After losing his job with Peet’s Coffee & Tea, Bill Hackel landed several part-time positions, but none that elicited quite the enthusiasm at home as his current gig: riding shotgun as a holiday “jumper” to deliver packages for United Parcel Service Inc.

Says 48-year-old Mr. Hackel of San Francisco: “I came home with the uniform, and my 12-year-old son said, ‘Dad, that’s pretty neat. Do you get to drive around in the big brown truck?’ ”

The weeks between Thanksgiving and Christmas give Mr. Hackel is among the 37,500 people who get a chance to suit up and ride along as temporary UPS driver helpers, a.k.a. jumpers. (The “jumper” name comes from the tiny fold-up passenger jump seat that helpers sit on in trucks.)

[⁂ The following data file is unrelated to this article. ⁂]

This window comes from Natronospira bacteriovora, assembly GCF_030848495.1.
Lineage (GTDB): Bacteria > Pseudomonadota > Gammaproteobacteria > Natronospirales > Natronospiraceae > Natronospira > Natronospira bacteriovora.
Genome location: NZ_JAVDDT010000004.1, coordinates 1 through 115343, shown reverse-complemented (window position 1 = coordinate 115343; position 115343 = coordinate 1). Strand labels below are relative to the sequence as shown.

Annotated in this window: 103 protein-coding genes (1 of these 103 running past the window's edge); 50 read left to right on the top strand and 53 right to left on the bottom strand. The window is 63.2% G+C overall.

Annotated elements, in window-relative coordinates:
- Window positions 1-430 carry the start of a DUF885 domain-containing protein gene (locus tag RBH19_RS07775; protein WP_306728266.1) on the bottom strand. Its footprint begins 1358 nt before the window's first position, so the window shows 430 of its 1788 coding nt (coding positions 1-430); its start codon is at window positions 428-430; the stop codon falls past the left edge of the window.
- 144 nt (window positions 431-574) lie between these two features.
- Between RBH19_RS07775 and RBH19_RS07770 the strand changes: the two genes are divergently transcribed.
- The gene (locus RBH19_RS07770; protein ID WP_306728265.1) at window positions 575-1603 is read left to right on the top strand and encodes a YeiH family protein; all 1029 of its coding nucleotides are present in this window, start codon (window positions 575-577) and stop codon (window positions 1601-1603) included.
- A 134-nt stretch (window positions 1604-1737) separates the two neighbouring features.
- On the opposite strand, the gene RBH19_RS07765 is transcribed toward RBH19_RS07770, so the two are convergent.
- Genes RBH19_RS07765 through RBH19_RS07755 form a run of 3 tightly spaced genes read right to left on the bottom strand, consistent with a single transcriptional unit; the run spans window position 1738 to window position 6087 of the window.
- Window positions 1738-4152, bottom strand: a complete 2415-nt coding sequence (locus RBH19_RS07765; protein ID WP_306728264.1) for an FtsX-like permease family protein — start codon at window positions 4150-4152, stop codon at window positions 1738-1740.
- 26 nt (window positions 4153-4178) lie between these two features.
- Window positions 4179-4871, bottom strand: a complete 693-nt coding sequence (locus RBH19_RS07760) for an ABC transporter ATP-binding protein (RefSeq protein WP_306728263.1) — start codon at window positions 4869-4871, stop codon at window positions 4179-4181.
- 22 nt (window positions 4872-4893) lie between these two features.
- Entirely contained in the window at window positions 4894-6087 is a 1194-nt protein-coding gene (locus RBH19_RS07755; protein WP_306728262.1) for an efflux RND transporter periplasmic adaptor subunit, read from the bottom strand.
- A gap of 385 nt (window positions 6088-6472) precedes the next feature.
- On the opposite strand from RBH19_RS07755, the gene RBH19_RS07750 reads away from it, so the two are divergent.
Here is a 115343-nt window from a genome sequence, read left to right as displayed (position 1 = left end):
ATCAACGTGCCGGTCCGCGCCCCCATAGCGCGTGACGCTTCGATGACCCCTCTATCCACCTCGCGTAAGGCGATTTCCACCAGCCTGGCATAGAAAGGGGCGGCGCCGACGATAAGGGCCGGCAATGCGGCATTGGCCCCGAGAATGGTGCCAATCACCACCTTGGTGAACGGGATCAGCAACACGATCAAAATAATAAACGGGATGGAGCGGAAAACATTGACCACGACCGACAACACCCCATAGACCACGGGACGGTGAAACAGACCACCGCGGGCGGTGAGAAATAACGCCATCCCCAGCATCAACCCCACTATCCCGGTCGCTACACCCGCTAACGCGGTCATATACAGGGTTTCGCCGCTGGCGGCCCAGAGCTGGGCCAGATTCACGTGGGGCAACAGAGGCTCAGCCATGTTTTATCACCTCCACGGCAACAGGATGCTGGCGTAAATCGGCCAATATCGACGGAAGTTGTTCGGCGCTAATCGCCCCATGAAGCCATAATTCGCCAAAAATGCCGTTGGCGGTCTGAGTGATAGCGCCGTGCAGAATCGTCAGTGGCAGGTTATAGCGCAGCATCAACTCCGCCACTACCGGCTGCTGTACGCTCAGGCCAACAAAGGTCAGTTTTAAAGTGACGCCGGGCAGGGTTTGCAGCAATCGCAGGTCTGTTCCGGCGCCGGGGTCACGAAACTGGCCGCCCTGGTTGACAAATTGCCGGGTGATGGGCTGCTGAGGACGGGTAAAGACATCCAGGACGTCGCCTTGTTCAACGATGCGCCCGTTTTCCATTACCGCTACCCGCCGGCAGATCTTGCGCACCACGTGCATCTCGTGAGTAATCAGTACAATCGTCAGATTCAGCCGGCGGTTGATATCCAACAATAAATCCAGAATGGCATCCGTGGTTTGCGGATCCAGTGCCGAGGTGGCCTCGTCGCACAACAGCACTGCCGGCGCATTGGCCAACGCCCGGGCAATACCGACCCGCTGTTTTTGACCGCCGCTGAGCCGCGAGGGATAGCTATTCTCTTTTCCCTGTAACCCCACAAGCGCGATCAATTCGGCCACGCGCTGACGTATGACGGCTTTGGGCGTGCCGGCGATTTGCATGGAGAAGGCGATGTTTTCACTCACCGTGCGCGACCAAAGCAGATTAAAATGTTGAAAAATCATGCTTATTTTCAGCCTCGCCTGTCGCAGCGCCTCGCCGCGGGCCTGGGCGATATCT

This year, Dec. 22 is expected to be the busiest day of the year for UPS, with an estimated 24 million packages delivered world-wide—almost 60% higher than the company’s normal daily volume.

All the big delivery outfits face the holiday crush. FedEx Corp.’s operating companies have largely depended this year on drivers working more expeditiously and longer hours to move more than 223 million shipments world-wide between Thanksgiving and Christmas. Same with the U.S. Postal Service, which has a hiring freeze and expects to deliver 152 million packages in the same period, up about 5% from last year.

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